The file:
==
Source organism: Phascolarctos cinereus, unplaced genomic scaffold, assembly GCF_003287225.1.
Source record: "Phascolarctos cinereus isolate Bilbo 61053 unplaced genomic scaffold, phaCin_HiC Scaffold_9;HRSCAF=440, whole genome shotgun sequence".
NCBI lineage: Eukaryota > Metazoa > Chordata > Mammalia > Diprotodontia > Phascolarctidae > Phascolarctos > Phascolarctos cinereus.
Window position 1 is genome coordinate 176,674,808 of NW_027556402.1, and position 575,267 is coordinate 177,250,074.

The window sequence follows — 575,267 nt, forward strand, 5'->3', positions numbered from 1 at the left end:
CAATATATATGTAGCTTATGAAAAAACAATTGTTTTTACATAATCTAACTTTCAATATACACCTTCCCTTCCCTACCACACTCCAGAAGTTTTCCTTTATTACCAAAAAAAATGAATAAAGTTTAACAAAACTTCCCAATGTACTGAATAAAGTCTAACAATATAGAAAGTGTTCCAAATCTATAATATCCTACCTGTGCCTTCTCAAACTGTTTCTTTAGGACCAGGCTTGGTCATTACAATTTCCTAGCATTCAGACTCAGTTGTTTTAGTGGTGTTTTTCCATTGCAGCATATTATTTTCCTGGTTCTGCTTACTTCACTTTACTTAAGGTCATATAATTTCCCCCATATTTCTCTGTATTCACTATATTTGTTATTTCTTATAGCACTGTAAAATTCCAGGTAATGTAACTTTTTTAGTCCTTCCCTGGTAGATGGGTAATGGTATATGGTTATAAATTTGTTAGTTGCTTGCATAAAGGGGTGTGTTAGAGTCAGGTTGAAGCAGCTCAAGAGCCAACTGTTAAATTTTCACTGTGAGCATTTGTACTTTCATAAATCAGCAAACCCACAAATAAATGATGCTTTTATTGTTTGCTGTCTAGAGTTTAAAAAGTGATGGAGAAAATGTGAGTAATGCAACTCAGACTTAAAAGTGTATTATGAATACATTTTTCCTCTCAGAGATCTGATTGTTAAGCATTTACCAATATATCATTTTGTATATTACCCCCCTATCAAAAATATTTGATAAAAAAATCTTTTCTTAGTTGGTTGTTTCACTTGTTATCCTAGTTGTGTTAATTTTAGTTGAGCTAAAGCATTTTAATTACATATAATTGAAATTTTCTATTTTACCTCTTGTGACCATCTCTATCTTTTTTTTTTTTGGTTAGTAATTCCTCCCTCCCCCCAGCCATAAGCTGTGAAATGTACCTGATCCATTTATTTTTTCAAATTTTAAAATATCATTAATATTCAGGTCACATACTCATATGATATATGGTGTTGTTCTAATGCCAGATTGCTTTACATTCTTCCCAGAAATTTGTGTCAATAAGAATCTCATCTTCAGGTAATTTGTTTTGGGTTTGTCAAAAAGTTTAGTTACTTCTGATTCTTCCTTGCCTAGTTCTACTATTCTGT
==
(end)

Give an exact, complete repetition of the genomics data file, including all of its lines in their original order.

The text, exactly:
Source organism: Phascolarctos cinereus, unplaced genomic scaffold, assembly GCF_003287225.1.
Source record: "Phascolarctos cinereus isolate Bilbo 61053 unplaced genomic scaffold, phaCin_HiC Scaffold_9;HRSCAF=440, whole genome shotgun sequence".
NCBI lineage: Eukaryota > Metazoa > Chordata > Mammalia > Diprotodontia > Phascolarctidae > Phascolarctos > Phascolarctos cinereus.
Window position 1 is genome coordinate 176,674,808 of NW_027556402.1, and position 575,267 is coordinate 177,250,074.

The window sequence follows — 575,267 nt, forward strand, 5'->3', positions numbered from 1 at the left end:
CAATATATATGTAGCTTATGAAAAAACAATTGTTTTTACATAATCTAACTTTCAATATACACCTTCCCTTCCCTACCACACTCCAGAAGTTTTCCTTTATTACCAAAAAAAATGAATAAAGTTTAACAAAACTTCCCAATGTACTGAATAAAGTCTAACAATATAGAAAGTGTTCCAAATCTATAATATCCTACCTGTGCCTTCTCAAACTGTTTCTTTAGGACCAGGCTTGGTCATTACAATTTCCTAGCATTCAGACTCAGTTGTTTTAGTGGTGTTTTTCCATTGCAGCATATTATTTTCCTGGTTCTGCTTACTTCACTTTACTTAAGGTCATATAATTTCCCCCATATTTCTCTGTATTCACTATATTTGTTATTTCTTATAGCACTGTAAAATTCCAGGTAATGTAACTTTTTTAGTCCTTCCCTGGTAGATGGGTAATGGTATATGGTTATAAATTTGTTAGTTGCTTGCATAAAGGGGTGTGTTAGAGTCAGGTTGAAGCAGCTCAAGAGCCAACTGTTAAATTTTCACTGTGAGCATTTGTACTTTCATAAATCAGCAAACCCACAAATAAATGATGCTTTTATTGTTTGCTGTCTAGAGTTTAAAAAGTGATGGAGAAAATGTGAGTAATGCAACTCAGACTTAAAAGTGTATTATGAATACATTTTTCCTCTCAGAGATCTGATTGTTAAGCATTTACCAATATATCATTTTGTATATTACCCCCCTATCAAAAATATTTGATAAAAAAATCTTTTCTTAGTTGGTTGTTTCACTTGTTATCCTAGTTGTGTTAATTTTAGTTGAGCTAAAGCATTTTAATTACATATAATTGAAATTTTCTATTTTACCTCTTGTGACCATCTCTATCTTTTTTTTTTTTGGTTAGTAATTCCTCCCTCCCCCCAGCCATAAGCTGTGAAATGTACCTGATCCATTTATTTTTTCAAATTTTAAAATATCATTAATATTCAGGTCACATACTCATATGATATATGGTGTTGTTCTAATGCCAGATTGCTTTACATTCTTCCCAGAAATTTGTGTCAATAAGAATCTCATCTTCAGGTAATTTGTTTTGGGTTTGTCAAAAAGTTTAGTTACTTCTGATTCTTCCTTGCCTAGTTCTACTATTCTGT